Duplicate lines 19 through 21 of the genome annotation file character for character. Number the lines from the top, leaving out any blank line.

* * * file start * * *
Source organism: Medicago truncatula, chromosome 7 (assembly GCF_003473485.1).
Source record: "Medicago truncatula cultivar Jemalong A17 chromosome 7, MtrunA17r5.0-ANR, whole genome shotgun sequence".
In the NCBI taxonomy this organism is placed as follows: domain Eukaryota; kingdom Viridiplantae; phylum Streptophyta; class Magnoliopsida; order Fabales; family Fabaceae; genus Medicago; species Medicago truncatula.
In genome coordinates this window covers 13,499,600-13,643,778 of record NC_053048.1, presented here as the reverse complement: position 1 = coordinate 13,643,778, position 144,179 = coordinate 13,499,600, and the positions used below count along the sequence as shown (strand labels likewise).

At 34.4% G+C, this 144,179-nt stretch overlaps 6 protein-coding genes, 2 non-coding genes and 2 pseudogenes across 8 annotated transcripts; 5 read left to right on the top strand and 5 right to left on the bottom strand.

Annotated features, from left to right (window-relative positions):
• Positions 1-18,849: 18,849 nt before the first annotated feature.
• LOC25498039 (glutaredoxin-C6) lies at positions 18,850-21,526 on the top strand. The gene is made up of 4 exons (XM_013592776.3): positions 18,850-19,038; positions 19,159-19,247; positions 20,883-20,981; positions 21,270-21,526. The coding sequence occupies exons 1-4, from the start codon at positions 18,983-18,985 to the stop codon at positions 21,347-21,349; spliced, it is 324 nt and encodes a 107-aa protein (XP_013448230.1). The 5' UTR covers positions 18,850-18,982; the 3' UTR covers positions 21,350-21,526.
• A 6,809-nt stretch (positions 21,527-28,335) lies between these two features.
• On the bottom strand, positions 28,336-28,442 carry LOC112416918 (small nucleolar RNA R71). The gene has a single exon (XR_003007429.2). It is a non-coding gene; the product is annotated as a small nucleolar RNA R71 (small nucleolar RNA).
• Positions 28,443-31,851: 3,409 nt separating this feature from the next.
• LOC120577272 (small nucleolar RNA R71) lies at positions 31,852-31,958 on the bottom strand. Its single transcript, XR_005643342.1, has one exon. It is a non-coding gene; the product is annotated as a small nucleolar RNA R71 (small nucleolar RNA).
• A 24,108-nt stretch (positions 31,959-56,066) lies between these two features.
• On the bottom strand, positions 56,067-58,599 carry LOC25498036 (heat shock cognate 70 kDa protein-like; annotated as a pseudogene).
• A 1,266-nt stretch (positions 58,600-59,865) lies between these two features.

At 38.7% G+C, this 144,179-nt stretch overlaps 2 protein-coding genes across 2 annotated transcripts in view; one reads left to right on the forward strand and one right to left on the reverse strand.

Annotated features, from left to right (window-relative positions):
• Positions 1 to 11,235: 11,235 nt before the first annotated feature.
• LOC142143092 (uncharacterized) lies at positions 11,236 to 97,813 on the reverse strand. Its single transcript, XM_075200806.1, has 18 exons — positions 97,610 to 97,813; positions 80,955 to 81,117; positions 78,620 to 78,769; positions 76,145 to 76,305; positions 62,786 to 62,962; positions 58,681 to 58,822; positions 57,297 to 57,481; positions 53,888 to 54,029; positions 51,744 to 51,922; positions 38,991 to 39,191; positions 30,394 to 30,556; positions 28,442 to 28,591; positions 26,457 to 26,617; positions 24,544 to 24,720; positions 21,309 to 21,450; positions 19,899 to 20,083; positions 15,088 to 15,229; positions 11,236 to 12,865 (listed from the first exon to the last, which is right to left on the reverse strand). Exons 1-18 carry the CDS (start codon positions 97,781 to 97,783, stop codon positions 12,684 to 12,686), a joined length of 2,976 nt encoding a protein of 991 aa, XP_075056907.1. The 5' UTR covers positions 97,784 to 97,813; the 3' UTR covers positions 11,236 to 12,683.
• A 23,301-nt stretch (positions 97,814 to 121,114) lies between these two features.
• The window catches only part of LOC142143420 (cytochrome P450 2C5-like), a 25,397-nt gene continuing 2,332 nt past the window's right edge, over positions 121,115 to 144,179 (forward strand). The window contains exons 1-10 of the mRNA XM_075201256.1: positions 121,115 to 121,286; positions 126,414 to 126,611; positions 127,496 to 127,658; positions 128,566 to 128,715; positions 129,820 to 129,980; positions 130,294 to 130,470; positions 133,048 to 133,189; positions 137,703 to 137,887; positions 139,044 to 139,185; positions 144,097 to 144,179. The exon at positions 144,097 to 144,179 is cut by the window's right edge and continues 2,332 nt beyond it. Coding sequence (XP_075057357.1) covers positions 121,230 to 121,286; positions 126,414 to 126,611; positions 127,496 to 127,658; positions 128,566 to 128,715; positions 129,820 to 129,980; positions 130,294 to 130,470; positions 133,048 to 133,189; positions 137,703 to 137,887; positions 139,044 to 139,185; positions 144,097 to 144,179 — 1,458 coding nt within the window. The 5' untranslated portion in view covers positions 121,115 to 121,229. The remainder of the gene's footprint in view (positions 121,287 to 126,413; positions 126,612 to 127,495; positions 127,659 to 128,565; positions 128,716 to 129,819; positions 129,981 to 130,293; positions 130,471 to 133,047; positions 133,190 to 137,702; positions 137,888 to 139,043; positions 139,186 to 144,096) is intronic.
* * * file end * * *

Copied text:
• LOC142143092 (uncharacterized) lies at positions 11,236 to 97,813 on the reverse strand. Its single transcript, XM_075200806.1, has 18 exons — positions 97,610 to 97,813; positions 80,955 to 81,117; positions 78,620 to 78,769; positions 76,145 to 76,305; positions 62,786 to 62,962; positions 58,681 to 58,822; positions 57,297 to 57,481; positions 53,888 to 54,029; positions 51,744 to 51,922; positions 38,991 to 39,191; positions 30,394 to 30,556; positions 28,442 to 28,591; positions 26,457 to 26,617; positions 24,544 to 24,720; positions 21,309 to 21,450; positions 19,899 to 20,083; positions 15,088 to 15,229; positions 11,236 to 12,865 (listed from the first exon to the last, which is right to left on the reverse strand). Exons 1-18 carry the CDS (start codon positions 97,781 to 97,783, stop codon positions 12,684 to 12,686), a joined length of 2,976 nt encoding a protein of 991 aa, XP_075056907.1. The 5' UTR covers positions 97,784 to 97,813; the 3' UTR covers positions 11,236 to 12,683.
• A 23,301-nt stretch (positions 97,814 to 121,114) lies between these two features.
• The window catches only part of LOC142143420 (cytochrome P450 2C5-like), a 25,397-nt gene continuing 2,332 nt past the window's right edge, over positions 121,115 to 144,179 (forward strand). The window contains exons 1-10 of the mRNA XM_075201256.1: positions 121,115 to 121,286; positions 126,414 to 126,611; positions 127,496 to 127,658; positions 128,566 to 128,715; positions 129,820 to 129,980; positions 130,294 to 130,470; positions 133,048 to 133,189; positions 137,703 to 137,887; positions 139,044 to 139,185; positions 144,097 to 144,179. The exon at positions 144,097 to 144,179 is cut by the window's right edge and continues 2,332 nt beyond it. Coding sequence (XP_075057357.1) covers positions 121,230 to 121,286; positions 126,414 to 126,611; positions 127,496 to 127,658; positions 128,566 to 128,715; positions 129,820 to 129,980; positions 130,294 to 130,470; positions 133,048 to 133,189; positions 137,703 to 137,887; positions 139,044 to 139,185; positions 144,097 to 144,179 — 1,458 coding nt within the window. The 5' untranslated portion in view covers positions 121,115 to 121,229. The remainder of the gene's footprint in view (positions 121,287 to 126,413; positions 126,612 to 127,495; positions 127,659 to 128,565; positions 128,716 to 129,819; positions 129,981 to 130,293; positions 130,471 to 133,047; positions 133,190 to 137,702; positions 137,888 to 139,043; positions 139,186 to 144,096) is intronic.